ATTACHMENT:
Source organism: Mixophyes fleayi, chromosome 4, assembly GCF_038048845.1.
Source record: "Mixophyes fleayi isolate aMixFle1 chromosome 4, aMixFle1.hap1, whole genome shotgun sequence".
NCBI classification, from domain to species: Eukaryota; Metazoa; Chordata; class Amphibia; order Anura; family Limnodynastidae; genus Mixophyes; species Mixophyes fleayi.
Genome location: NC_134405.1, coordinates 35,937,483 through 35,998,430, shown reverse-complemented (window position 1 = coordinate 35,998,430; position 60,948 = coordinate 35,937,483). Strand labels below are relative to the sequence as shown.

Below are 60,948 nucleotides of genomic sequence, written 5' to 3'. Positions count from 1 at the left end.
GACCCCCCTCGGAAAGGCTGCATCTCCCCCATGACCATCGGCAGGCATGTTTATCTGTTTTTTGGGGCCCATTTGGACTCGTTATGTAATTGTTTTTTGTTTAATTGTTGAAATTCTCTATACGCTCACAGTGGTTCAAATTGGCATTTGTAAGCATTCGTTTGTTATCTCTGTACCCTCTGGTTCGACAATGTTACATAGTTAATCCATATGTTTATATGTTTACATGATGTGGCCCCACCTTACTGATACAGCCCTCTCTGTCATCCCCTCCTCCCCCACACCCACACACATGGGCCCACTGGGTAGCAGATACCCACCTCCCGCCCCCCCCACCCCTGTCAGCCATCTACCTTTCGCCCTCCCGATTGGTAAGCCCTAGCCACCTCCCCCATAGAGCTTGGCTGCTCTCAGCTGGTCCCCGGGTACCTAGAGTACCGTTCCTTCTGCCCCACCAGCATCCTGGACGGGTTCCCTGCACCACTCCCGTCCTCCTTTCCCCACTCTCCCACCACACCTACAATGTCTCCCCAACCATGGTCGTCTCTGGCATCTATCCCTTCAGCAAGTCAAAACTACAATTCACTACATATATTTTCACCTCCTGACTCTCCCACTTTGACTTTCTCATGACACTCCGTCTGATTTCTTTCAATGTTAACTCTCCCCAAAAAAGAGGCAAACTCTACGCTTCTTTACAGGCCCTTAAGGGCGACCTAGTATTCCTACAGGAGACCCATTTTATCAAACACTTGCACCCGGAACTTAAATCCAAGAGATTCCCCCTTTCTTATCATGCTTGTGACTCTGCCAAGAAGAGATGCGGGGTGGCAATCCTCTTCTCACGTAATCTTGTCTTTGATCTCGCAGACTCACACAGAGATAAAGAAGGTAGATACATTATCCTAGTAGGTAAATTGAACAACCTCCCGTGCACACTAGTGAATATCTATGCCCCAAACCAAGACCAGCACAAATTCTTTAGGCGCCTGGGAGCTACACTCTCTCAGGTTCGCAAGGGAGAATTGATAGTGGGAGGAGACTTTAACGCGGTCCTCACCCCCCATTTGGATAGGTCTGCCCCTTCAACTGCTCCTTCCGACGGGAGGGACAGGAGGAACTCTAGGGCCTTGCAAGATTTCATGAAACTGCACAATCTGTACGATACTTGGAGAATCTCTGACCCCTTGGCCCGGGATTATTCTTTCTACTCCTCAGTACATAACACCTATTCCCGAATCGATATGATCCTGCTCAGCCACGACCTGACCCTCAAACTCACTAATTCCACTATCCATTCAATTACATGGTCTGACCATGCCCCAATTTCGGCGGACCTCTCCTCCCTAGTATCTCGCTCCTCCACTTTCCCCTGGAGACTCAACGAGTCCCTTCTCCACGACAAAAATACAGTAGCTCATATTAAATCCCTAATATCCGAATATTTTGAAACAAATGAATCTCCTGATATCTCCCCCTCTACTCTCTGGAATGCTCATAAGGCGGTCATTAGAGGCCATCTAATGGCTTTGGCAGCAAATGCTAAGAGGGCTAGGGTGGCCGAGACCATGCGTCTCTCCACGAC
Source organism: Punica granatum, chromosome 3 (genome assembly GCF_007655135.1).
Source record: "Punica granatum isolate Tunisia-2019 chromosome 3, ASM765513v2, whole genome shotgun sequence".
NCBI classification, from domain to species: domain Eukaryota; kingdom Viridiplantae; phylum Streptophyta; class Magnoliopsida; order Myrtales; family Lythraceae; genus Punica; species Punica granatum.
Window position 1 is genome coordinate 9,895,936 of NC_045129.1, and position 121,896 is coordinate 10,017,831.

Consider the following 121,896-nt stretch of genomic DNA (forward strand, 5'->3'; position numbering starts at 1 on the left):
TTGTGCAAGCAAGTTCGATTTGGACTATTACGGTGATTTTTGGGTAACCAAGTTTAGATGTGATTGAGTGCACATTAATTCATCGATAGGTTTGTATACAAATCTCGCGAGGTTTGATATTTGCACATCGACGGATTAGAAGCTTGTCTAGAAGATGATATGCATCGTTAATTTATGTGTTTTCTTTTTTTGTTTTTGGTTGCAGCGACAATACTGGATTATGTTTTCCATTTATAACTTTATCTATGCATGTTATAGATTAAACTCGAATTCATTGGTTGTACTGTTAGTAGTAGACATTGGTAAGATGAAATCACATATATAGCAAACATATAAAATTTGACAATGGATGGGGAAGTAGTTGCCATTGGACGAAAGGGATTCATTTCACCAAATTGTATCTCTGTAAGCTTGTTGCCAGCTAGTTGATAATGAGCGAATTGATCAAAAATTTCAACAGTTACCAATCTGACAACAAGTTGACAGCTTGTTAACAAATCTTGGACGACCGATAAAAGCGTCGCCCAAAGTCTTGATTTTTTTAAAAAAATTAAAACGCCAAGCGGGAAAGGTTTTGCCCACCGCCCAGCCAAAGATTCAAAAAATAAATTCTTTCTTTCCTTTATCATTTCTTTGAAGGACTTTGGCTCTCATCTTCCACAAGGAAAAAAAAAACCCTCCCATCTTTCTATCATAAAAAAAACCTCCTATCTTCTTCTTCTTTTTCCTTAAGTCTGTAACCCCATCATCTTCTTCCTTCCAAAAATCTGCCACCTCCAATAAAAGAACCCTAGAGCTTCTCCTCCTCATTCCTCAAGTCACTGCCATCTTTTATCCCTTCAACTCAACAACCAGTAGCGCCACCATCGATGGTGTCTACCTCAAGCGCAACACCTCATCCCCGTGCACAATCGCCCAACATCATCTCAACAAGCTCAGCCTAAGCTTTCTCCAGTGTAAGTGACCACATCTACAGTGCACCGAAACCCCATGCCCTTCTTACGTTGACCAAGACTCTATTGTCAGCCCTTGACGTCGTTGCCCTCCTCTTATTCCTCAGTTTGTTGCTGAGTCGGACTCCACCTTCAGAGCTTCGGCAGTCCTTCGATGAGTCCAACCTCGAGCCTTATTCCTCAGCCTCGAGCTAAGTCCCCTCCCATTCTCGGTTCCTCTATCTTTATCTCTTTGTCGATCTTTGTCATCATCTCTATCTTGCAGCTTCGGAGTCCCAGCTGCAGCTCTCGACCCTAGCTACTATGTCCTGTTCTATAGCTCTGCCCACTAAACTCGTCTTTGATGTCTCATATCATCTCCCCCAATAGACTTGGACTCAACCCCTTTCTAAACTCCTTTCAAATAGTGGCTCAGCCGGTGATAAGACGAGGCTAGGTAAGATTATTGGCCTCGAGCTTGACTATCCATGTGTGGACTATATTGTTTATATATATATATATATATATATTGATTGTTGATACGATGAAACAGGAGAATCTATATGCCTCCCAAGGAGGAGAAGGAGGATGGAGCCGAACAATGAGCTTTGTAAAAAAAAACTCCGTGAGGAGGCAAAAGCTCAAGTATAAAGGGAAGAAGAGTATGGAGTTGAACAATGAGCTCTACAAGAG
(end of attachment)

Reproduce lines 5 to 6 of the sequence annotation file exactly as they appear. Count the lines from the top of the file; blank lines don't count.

Below are 60,948 nucleotides of genomic sequence, written 5' to 3'. Positions count from 1 at the left end.
GACCCCCCTCGGAAAGGCTGCATCTCCCCCATGACCATCGGCAGGCATGTTTATCTGTTTTTTGGGGCCCATTTGGACTCGTTATGTAATTGTTTTTTGTTTAATTGTTGAAATTCTCTATACGCTCACAGTGGTTCAAATTGGCATTTGTAAGCATTCGTTTGTTATCTCTGTACCCTCTGGTTCGACAATGTTACATAGTTAATCCATATGTTTATATGTTTACATGATGTGGCCCCACCTTACTGATACAGCCCTCTCTGTCATCCCCTCCTCCCCCACACCCACACACATGGGCCCACTGGGTAGCAGATACCCACCTCCCGCCCCCCCCACCCCTGTCAGCCATCTACCTTTCGCCCTCCCGATTGGTAAGCCCTAGCCACCTCCCCCATAGAGCTTGGCTGCTCTCAGCTGGTCCCCGGGTACCTAGAGTACCGTTCCTTCTGCCCCACCAGCATCCTGGACGGGTTCCCTGCACCACTCCCGTCCTCCTTTCCCCACTCTCCCACCACACCTACAATGTCTCCCCAACCATGGTCGTCTCTGGCATCTATCCCTTCAGCAAGTCAAAACTACAATTCACTACATATATTTTCACCTCCTGACTCTCCCACTTTGACTTTCTCATGACACTCCGTCTGATTTCTTTCAATGTTAACTCTCCCCAAAAAAGAGGCAAACTCTACGCTTCTTTACAGGCCCTTAAGGGCGACCTAGTATTCCTACAGGAGACCCATTTTATCAAACACTTGCACCCGGAACTTAAATCCAAGAGATTCCCCCTTTCTTATCATGCTTGTGACTCTGCCAAGAAGAGATGCGGGGTGGCAATCCTCTTCTCACGTAATCTTGTCTTTGATCTCGCAGACTCACACAGAGATAAAGAAGGTAGATACATTATCCTAGTAGGTAAATTGAACAACCTCCCGTGCACACTAGTGAATATCTATGCCCCAAACCAAGACCAGCACAAATTCTTTAGGCGCCTGGGAGCTACACTCTCTCAGGTTCGCAAGGGAGAATTGATAGTGGGAGGAGACTTTAACGCGGTCCTCACCCCCCATTTGGATAGGTCTGCCCCTTCAACTGCTCCTTCCGACGGGAGGGACAGGAGGAACTCTAGGGCCTTGCAAGATTTCATGAAACTGCACAATCTGTACGATACTTGGAGAATCTCTGACCCCTTGGCCCGGGATTATTCTTTCTACTCCTCAGTACATAACACCTATTCCCGAATCGATATGATCCTGCTCAGCCACGACCTGACCCTCAAACTCACTAATTCCACTATCCATTCAATTACATGGTCTGACCATGCCCCAATTTCGGCGGACCTCTCCTCCCTAGTATCTCGCTCCTCCACTTTCCCCTGGAGACTCAACGAGTCCCTTCTCCACGACAAAAATACAGTAGCTCATATTAAATCCCTAATATCCGAATATTTTGAAACAAATGAATCTCCTGATATCTCCCCCTCTACTCTCTGGAATGCTCATAAGGCGGTCATTAGAGGCCATCTAATGGCTTTGGCAGCAAATGCTAAGAGGGCTAGGGTGGCCGAGACCATGCGTCTCTCCACGAC